Several cities offer online maps showing where various types of crimes have been committed. However, the map recently deployed by Seattle, Wash. is one of the few to offer links to redacted police reports. The city’s My Neighborhood Maps eliminated a labor-intensive manual process that will free up employees to do other work, according to Bill Schrier, CIO of Seattle. Before deployment of the online map, citizens had to visit police stations to request police reports and typically wait 12 days to receive them. Now, a few simple clicks on the map can get citizens any police reports they need, instantly.
“It helps citizens know what’s going on in their neighborhood,” Schrier remarked. “As they see things that are serious, they might actually be able to help spot crimes, or spot trends in crimes in their neighborhoods, or recognize the method of operation of certain burglars and be able to suggest possible suspects. They can organize themselves into block watches or neighborhood watches.”
Each crime is marked on the map with an icon in one of five colors representing five general categories of crime. By running the mouse cursor over an icon, the user sees a few details about the crime and a link to the redacted police report. Later in July, Schrier plans to release the data on data.seattle.com, a site releasing city data for citizens to program into their own applications. The CIO hopes a Seattle resident will create an application that uses analytics for predicting what crimes are more likely to happen in various sections of the city.
Schrier said generating the reports for citizen-viewing was a nuisance in the past. When police reports arrived at the Seattle Police Department (SPD), an employee redacted any sensitive data with a pen, scanned the report, and then sent it to a server. After that, compact disc sets were made of the reports, which employees distributed manually to the five precincts. Employees then loaded the discs into publicly available desktops for citizens and reporters to access.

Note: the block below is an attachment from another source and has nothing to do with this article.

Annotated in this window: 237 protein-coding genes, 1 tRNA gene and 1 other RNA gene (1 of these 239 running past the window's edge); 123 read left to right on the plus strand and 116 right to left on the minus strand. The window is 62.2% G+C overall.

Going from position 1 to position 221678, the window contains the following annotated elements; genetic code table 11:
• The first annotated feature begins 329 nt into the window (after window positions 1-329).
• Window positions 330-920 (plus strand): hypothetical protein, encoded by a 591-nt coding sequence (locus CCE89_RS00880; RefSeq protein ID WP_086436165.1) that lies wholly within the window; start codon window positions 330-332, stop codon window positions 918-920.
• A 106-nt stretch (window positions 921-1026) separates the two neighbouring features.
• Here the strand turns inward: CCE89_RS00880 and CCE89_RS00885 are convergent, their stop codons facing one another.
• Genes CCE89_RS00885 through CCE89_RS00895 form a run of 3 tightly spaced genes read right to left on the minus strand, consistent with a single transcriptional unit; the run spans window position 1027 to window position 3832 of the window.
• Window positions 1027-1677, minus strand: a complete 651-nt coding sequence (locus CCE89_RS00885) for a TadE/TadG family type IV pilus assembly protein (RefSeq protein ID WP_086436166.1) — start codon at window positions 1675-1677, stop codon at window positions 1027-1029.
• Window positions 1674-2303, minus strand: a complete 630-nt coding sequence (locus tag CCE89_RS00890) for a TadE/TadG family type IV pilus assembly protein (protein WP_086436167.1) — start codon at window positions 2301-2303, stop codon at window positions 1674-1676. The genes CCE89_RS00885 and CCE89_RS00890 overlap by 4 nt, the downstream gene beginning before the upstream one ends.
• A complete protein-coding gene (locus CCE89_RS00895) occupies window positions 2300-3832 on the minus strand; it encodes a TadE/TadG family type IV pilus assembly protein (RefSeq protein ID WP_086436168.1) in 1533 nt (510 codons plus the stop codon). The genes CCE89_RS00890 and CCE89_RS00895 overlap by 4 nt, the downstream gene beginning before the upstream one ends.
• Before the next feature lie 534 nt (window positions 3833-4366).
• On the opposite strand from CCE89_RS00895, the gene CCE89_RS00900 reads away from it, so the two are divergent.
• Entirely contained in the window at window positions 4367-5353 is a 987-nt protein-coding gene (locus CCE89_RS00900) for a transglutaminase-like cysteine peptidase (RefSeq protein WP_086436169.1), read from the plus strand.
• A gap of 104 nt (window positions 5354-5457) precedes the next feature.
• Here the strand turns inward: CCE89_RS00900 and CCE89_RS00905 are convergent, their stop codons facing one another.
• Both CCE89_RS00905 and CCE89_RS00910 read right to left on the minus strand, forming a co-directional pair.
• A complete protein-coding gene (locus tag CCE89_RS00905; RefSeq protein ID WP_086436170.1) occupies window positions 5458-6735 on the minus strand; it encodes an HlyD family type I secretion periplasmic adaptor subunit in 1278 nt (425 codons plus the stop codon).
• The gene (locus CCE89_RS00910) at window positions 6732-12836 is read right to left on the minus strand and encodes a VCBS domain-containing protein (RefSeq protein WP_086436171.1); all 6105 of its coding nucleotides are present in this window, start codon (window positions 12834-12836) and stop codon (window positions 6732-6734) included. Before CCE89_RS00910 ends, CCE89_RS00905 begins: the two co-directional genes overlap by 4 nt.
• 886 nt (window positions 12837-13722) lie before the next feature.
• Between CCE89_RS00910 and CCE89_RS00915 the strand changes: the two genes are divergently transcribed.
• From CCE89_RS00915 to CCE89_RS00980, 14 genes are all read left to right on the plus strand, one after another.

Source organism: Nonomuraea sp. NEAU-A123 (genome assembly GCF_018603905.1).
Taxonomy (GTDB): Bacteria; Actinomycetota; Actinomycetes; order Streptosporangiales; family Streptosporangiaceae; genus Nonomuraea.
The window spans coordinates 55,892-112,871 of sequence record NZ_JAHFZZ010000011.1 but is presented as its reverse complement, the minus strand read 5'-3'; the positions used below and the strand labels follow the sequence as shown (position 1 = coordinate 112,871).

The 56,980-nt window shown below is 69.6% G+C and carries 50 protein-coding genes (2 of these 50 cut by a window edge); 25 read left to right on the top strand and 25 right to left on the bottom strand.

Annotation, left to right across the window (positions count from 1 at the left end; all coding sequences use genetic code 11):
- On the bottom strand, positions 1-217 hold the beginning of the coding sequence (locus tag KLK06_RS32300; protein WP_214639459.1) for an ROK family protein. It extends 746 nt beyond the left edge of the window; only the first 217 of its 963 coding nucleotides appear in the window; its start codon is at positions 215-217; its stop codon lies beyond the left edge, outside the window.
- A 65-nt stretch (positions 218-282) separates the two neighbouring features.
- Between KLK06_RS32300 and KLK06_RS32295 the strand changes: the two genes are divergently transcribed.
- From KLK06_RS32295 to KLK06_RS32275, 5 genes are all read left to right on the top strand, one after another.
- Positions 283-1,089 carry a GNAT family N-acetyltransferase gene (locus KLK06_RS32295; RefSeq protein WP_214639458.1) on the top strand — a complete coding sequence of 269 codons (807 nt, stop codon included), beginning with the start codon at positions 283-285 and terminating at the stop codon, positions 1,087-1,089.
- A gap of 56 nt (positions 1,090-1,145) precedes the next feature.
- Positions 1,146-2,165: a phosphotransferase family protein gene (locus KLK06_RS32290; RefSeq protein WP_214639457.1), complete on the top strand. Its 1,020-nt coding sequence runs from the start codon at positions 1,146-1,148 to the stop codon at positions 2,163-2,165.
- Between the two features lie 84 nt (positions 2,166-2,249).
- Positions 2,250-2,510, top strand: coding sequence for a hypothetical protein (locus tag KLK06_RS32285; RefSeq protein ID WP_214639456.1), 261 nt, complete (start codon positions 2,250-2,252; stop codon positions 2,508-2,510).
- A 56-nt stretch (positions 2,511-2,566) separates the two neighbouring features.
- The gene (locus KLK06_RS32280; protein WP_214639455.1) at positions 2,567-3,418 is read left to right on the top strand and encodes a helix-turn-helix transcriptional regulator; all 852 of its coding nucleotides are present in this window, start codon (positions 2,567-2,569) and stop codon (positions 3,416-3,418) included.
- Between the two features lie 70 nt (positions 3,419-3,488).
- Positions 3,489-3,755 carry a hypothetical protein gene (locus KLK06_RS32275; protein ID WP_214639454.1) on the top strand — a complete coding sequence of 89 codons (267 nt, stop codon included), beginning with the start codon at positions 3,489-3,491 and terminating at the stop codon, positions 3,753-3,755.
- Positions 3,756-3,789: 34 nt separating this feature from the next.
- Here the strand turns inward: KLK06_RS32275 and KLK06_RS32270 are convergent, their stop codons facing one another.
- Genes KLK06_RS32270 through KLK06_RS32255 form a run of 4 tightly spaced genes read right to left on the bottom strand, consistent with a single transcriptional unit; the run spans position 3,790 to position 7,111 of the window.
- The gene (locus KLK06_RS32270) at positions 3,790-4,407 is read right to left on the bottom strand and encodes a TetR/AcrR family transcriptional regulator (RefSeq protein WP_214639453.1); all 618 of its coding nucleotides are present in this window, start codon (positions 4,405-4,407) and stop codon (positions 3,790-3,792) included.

To generate reports for the crime map, employees assess what needs redaction on each document, then program those redactions into software called Adobe Redact. After scanning the documents into Adobe Redact, the software routes them as PDF documents to a server, which makes them available on the Internet crime map. Schrier said that while he guaranteed the new process saved personnel hours, the SPD could not yet quantify those savings. Report postings typically take between eight hours and two days from the time an officer writes the report to the time it appears on the crime map. The more serious the crime, the quicker it ends up on the map, explained Schrier.
The project cost roughly $350,000 to implement, which involved 35 employees, some from the SPD and others from the Seattle Department of Information Technology (DoIT).
“Many were sworn police officers. We had attorneys involved to make sure they weren’t violating privacy laws. There were database management folks, Web folks, people who manage Microsoft Windows servers,” Schrier said, listing even more than that.
Schrier noted the $350,000 price tag included the ability to add other data sets to the map in the future. For example, he foresees posting 9-1-1 call data. At some point, he would like to post data relevant to city animal control officers. The SPD would need to adjust the crime map server in a way that allowed animal control staff to upload their data to it without seeing other types of information on the server. Part of what resides on that server can only be viewed by sworn police officers.
Schrier said projects like My Neighborhood Maps illustrated why mayors should consider IT departments to be areas for further investment, rather than cuts. He said city officials frequently cut IT resources, not understanding that IT investments could reduce the need for extra staff elsewhere. The simplified report loading process behind My Neighborhood Maps is a perfect example of that, in Schrier’s view.
Seattle Mayor Mike McGinn has asked all city department heads to submit Excel spreadsheets ranking their current projects. In August, the mayor will use these to determine what to cut. Time will show what ripple effects, if any, result through the rest of Seattle government, due to any IT cuts.
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